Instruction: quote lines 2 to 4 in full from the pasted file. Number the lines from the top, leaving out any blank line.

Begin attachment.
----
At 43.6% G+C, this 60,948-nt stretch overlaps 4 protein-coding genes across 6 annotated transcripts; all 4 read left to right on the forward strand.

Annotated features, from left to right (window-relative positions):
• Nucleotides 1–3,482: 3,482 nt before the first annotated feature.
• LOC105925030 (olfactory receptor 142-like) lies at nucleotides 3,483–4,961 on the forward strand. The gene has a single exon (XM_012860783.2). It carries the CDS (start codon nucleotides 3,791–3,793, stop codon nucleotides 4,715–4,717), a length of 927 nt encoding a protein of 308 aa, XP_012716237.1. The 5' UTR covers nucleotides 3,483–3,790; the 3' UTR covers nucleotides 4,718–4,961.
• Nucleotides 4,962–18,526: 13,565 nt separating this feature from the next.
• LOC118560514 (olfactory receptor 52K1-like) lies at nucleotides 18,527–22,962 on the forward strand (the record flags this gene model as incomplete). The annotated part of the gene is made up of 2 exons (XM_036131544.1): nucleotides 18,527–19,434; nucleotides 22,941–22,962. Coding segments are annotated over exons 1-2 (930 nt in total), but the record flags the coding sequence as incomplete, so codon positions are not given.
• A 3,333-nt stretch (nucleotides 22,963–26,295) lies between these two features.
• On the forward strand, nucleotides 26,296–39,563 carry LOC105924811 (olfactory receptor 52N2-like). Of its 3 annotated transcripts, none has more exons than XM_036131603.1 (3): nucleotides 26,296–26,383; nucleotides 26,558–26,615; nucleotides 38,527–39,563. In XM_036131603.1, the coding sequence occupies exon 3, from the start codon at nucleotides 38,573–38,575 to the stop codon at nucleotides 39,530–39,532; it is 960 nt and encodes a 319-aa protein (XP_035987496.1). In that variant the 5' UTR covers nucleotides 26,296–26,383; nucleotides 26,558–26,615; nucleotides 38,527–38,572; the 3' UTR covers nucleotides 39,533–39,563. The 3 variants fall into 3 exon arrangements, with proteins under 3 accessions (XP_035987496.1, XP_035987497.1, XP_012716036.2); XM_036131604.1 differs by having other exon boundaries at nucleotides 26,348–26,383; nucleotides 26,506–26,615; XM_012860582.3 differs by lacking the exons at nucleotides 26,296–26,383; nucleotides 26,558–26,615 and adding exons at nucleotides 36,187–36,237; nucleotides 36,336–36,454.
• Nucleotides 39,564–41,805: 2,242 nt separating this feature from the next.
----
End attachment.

Annotated features, from left to right (window-relative positions):
• Nucleotides 1–3,482: 3,482 nt before the first annotated feature.
• LOC105925030 (olfactory receptor 142-like) lies at nucleotides 3,483–4,961 on the forward strand. The gene has a single exon (XM_012860783.2). It carries the CDS (start codon nucleotides 3,791–3,793, stop codon nucleotides 4,715–4,717), a length of 927 nt encoding a protein of 308 aa, XP_012716237.1. The 5' UTR covers nucleotides 3,483–3,790; the 3' UTR covers nucleotides 4,718–4,961.